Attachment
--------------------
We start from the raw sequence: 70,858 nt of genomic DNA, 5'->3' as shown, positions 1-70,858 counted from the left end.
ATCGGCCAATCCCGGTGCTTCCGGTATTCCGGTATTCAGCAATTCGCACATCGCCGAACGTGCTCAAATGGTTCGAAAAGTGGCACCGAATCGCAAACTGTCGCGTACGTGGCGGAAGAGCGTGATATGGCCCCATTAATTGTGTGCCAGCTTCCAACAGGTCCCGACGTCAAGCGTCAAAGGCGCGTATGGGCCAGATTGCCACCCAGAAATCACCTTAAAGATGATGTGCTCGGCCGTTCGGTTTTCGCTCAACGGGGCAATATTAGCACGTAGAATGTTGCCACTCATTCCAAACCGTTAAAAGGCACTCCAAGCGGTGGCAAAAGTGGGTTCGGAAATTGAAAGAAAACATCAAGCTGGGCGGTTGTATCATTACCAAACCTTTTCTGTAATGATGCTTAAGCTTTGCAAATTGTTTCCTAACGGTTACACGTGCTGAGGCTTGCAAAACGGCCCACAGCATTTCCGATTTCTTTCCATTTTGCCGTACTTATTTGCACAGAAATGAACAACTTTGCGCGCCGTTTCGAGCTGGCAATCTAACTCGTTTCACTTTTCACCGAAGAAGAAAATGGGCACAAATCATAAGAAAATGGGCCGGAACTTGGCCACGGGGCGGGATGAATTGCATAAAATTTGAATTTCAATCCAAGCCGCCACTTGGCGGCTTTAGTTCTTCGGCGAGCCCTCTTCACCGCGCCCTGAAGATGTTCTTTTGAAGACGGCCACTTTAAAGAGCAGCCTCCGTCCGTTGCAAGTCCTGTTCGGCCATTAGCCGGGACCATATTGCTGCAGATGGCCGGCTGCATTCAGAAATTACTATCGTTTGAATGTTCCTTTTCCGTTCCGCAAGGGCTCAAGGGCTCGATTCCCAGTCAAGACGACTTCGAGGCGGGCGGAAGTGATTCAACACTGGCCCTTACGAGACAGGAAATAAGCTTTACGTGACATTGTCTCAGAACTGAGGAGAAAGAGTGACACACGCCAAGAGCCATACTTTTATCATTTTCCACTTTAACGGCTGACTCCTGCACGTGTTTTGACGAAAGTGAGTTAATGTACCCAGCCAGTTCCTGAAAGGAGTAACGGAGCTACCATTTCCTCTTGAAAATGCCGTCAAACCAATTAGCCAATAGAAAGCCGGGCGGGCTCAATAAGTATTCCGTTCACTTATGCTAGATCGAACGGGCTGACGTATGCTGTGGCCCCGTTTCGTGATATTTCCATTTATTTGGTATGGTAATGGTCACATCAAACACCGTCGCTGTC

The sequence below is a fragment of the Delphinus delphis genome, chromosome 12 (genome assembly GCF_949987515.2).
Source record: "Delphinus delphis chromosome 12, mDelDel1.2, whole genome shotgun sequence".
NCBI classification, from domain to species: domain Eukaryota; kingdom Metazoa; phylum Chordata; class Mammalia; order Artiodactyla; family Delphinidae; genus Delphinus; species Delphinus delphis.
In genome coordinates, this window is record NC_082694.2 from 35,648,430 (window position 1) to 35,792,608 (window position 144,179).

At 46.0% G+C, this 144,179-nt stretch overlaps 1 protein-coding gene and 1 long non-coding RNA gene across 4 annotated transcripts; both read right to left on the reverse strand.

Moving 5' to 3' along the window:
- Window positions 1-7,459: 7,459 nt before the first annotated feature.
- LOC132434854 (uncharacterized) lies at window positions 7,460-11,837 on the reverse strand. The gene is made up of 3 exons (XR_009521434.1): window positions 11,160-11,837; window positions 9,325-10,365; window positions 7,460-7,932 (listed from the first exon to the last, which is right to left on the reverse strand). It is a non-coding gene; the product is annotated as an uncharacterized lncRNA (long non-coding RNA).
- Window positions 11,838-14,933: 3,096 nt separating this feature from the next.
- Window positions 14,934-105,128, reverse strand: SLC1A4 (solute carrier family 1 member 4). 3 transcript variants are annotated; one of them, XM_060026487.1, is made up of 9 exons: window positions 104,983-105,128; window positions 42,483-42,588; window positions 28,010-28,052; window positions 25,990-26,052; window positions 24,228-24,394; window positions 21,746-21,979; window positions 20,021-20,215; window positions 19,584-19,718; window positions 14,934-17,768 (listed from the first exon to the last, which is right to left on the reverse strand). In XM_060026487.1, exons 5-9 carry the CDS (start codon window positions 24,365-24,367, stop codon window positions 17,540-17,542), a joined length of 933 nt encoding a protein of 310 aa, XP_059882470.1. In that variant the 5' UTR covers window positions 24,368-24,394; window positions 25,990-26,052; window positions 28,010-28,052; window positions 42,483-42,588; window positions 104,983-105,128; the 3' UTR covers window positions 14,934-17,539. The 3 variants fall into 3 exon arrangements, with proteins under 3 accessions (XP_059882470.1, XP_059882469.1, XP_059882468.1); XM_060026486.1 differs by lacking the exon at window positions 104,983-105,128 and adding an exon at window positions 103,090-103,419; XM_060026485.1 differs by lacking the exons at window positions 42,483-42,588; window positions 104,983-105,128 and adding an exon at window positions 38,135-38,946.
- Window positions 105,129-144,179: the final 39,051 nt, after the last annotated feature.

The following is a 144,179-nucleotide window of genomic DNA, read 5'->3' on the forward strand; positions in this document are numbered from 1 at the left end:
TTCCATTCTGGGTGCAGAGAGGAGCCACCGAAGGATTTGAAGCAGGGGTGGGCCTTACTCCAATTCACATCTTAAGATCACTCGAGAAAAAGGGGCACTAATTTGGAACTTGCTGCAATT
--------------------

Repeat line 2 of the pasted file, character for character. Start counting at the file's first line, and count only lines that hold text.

ATCGGCCAATCCCGGTGCTTCCGGTATTCCGGTATTCAGCAATTCGCACATCGCCGAACGTGCTCAAATGGTTCGAAAAGTGGCACCGAATCGCAAACTGTCGCGTACGTGGCGGAAGAGCGTGATATGGCCCCATTAATTGTGTGCCAGCTTCCAACAGGTCCCGACGTCAAGCGTCAAAGGCGCGTATGGGCCAGATTGCCACCCAGAAATCACCTTAAAGATGATGTGCTCGGCCGTTCGGTTTTCGCTCAACGGGGCAATATTAGCACGTAGAATGTTGCCACTCATTCCAAACCGTTAAAAGGCACTCCAAGCGGTGGCAAAAGTGGGTTCGGAAATTGAAAGAAAACATCAAGCTGGGCGGTTGTATCATTACCAAACCTTTTCTGTAATGATGCTTAAGCTTTGCAAATTGTTTCCTAACGGTTACACGTGCTGAGGCTTGCAAAACGGCCCACAGCATTTCCGATTTCTTTCCATTTTGCCGTACTTATTTGCACAGAAATGAACAACTTTGCGCGCCGTTTCGAGCTGGCAATCTAACTCGTTTCACTTTTCACCGAAGAAGAAAATGGGCACAAATCATAAGAAAATGGGCCGGAACTTGGCCACGGGGCGGGATGAATTGCATAAAATTTGAATTTCAATCCAAGCCGCCACTTGGCGGCTTTAGTTCTTCGGCGAGCCCTCTTCACCGCGCCCTGAAGATGTTCTTTTGAAGACGGCCACTTTAAAGAGCAGCCTCCGTCCGTTGCAAGTCCTGTTCGGCCATTAGCCGGGACCATATTGCTGCAGATGGCCGGCTGCATTCAGAAATTACTATCGTTTGAATGTTCCTTTTCCGTTCCGCAAGGGCTCAAGGGCTCGATTCCCAGTCAAGACGACTTCGAGGCGGGCGGAAGTGATTCAACACTGGCCCTTACGAGACAGGAAATAAGCTTTACGTGACATTGTCTCAGAACTGAGGAGAAAGAGTGACACACGCCAAGAGCCATACTTTTATCATTTTCCACTTTAACGGCTGACTCCTGCACGTGTTTTGACGAAAGTGAGTTAATGTACCCAGCCAGTTCCTGAAAGGAGTAACGGAGCTACCATTTCCTCTTGAAAATGCCGTCAAACCAATTAGCCAATAGAAAGCCGGGCGGGCTCAATAAGTATTCCGTTCACTTATGCTAGATCGAACGGGCTGACGTATGCTGTGGCCCCGTTTCGTGATATTTCCATTTATTTGGTATGGTAATGGTCACATCAAACACCGTCGCTGTC